Asserting that a ‘divisive’ and ‘exclusionary’ Narendra Modi was not what India needed, the Congress on Wednesday pitched its “secular liberal nationalism” as the alternative to the BJP’s “narrow-minded communalism”.
Congress vice-president Rahul Gandhi greets supporters at a rally in Dharamsala. (HT photo/Shyam Sharma)
Setting aside unfavourable poll projections, it said the UPA would come back for a third term in office. “You will be surprised when the results come out,” Congress vice-president Rahul Gandhi said during the release of the party’s manifesto for Elections 2014, sharing the dais with Prime Minister Manmohan Singh and party chief Sonia Gandhi – the first time they have come together this poll season.
The BJP’s PM candidate their common target, the Congress’ top three said the Lok Sabha poll was a battle between secularism and communalism, between inclusive agenda and divisive forces.
“We will struggle for an India that is secular and inclusive and does not pit one against the other,” Sonia said. “We will struggle for an India in which religion, region and language are not important and in which all are considered Indians.”
She also asserted that her party would definitely challenge Modi in Varanasi, though a candidate was yet to be chosen.
Read: Agree with PM, Modi will mean disaster for India: Rahul
“Modi represents an ideology that is exclusionary and divisive,” said Rahul. “The ideology that questions the idea of India will harm the country.”
Making a rare public appearance in the run-up to polls, the PM was dismissive of the buzz around Modi’s Gujarat model of development even as he defended his government’s 10-year track record.
With the Congress sharpening its attacks on the Gujarat chief minister in the run-up to polls, Singh had recently said Modi as PM would be “disastrous” for the country.
“The PM is a wise man and on most issues, I bow to him. I tend to agree with his wisdom,” Rahul said when asked if he endorsed Singh’s views on Modi. “Modi’s ideology is one that makes people fight with each other. It will harm the country. Every Congressman will fight to defeat that ideology.”
Read: Sonia defends election ticket for Chavan, says no law bars him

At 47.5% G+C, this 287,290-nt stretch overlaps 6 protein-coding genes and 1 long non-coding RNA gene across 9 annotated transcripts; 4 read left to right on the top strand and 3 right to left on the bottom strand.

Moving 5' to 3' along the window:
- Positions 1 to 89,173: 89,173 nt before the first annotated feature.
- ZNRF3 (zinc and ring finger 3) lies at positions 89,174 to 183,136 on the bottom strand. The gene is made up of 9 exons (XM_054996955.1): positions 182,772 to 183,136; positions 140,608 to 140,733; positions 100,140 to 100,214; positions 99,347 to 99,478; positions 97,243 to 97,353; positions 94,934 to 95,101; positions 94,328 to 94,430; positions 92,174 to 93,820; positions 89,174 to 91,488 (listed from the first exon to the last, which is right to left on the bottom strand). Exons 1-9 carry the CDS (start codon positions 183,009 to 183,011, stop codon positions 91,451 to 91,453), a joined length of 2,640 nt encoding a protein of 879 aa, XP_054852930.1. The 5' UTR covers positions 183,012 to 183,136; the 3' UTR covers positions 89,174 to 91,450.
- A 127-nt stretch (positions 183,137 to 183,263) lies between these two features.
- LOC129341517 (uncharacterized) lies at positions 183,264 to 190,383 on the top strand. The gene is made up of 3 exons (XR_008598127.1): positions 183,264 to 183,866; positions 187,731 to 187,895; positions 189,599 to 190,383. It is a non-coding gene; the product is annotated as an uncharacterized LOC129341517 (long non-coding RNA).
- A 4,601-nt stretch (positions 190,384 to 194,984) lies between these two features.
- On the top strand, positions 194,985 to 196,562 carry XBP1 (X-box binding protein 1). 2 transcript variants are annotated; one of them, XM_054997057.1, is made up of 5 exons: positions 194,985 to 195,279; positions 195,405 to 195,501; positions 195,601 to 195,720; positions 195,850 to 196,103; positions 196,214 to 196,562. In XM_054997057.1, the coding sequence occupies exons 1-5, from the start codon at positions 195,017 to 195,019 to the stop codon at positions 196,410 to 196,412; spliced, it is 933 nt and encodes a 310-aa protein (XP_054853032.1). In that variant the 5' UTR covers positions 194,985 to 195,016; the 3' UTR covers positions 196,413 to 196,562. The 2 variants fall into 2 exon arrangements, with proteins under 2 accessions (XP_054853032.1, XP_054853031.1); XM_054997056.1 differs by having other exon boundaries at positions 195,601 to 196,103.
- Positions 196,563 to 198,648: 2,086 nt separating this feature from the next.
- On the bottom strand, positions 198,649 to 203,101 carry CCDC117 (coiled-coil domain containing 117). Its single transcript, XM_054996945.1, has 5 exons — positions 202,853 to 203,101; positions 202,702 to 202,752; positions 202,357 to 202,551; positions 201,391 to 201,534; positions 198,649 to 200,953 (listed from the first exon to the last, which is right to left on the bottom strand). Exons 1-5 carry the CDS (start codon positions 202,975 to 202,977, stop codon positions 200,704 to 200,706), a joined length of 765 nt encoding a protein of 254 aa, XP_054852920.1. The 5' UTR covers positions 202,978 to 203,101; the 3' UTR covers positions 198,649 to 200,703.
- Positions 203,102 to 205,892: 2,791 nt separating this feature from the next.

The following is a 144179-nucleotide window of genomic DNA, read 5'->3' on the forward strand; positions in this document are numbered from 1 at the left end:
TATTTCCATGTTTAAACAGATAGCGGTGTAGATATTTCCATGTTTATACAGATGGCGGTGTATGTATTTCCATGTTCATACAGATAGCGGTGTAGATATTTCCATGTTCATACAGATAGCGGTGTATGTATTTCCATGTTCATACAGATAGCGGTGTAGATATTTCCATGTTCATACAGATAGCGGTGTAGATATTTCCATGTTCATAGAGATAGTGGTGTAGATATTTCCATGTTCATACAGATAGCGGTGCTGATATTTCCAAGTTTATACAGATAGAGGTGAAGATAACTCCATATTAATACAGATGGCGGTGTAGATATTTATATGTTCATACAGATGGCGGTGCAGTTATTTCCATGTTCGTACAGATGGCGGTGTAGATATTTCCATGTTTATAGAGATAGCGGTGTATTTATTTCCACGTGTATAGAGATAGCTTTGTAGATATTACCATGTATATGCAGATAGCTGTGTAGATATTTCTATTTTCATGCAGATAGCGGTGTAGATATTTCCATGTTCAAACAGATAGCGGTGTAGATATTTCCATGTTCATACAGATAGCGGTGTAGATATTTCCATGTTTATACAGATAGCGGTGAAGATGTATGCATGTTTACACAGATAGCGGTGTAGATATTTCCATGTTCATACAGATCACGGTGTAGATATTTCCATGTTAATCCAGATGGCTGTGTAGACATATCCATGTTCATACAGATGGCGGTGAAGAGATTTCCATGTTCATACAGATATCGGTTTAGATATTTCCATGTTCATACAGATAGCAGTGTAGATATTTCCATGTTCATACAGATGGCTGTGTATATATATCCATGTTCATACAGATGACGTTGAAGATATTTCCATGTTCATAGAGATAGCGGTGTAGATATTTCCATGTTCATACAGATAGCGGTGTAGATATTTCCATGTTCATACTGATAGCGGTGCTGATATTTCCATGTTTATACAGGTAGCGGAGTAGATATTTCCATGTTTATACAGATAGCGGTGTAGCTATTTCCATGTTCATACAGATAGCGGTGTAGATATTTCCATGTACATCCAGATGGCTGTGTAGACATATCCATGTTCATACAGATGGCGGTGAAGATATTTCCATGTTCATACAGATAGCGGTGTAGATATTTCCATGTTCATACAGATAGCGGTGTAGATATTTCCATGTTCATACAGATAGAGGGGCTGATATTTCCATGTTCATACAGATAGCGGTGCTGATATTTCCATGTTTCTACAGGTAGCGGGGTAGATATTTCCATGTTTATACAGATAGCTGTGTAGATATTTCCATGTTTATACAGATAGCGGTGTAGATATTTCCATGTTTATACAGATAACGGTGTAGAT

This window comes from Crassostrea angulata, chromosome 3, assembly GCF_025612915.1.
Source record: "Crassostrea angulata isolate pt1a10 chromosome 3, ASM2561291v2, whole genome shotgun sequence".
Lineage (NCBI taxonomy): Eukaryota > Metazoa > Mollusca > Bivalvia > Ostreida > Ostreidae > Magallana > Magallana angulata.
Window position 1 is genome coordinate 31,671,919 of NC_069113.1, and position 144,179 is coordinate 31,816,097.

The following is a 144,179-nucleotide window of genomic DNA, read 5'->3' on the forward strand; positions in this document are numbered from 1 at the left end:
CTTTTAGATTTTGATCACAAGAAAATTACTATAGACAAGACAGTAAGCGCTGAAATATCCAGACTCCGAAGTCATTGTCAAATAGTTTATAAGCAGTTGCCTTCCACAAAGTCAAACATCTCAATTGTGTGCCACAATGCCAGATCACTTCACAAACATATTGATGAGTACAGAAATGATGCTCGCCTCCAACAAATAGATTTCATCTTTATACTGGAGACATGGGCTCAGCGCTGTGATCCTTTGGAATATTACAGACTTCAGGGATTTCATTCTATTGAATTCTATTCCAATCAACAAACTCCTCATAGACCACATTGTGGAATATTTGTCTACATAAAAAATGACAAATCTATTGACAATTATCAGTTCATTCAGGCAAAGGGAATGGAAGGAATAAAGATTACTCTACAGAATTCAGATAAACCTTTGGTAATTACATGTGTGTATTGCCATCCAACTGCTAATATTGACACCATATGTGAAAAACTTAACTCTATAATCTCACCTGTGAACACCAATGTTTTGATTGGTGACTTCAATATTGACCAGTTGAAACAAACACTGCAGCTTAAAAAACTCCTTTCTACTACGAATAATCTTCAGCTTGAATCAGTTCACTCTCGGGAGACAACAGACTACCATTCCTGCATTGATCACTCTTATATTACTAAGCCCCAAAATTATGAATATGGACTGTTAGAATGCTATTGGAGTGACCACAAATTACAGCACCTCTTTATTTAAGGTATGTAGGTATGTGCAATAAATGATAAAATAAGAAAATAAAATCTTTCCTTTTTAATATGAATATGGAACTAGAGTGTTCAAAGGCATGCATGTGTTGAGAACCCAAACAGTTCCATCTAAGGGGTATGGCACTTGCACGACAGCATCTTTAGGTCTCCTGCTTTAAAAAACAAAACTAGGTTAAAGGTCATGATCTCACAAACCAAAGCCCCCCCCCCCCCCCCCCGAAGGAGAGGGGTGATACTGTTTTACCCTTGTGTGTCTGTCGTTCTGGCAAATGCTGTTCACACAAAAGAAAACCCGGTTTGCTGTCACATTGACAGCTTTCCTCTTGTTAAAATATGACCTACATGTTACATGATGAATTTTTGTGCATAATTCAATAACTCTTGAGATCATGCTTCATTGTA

Eyeing the emerging middle class and not just the disadvantaged section, the 48-page manifesto, titled Your Voice Our Pledge, promised to create 100 million jobs and bring 800 million of India’s 1.2-billion people into the middle class.
Apart from promises of social welfare, such as the right to health, housing and pension, the ruling party pledged 8% economic growth in the next three years and strong steps to contain inflation.
Dismissing predictions of a Congress rout, Sonia said, “I frankly don’t have much faith in opinion polls. In 2004, the story of Congress was over as per opinion polls. In 2009 also, we were given no chance.”
She also defended the move to field former Maharashtra chief minister Ashok Chavan, whose name figured in the Adarsh housing scam. “He is not debarred from contesting elections by any law,” she said.
Rahul said the BJP’s campaign “balloon” would explode like its ‘India Shining’ campaign did in 2004. “This balloon is going to burst in UP… 100% and not 90%,” he said, referring to the state that, with 80 Lok Sabha seats, holds the key to government formation at the Centre.
The BJP dismissed the Congress manifesto as a “document of deceit”. Party leader Ravi Shankar Prasad accused the party of “rubbing salt on the wounds of people” by promising them lofty dreams when it was time for its departure.
Congress manifesto release:
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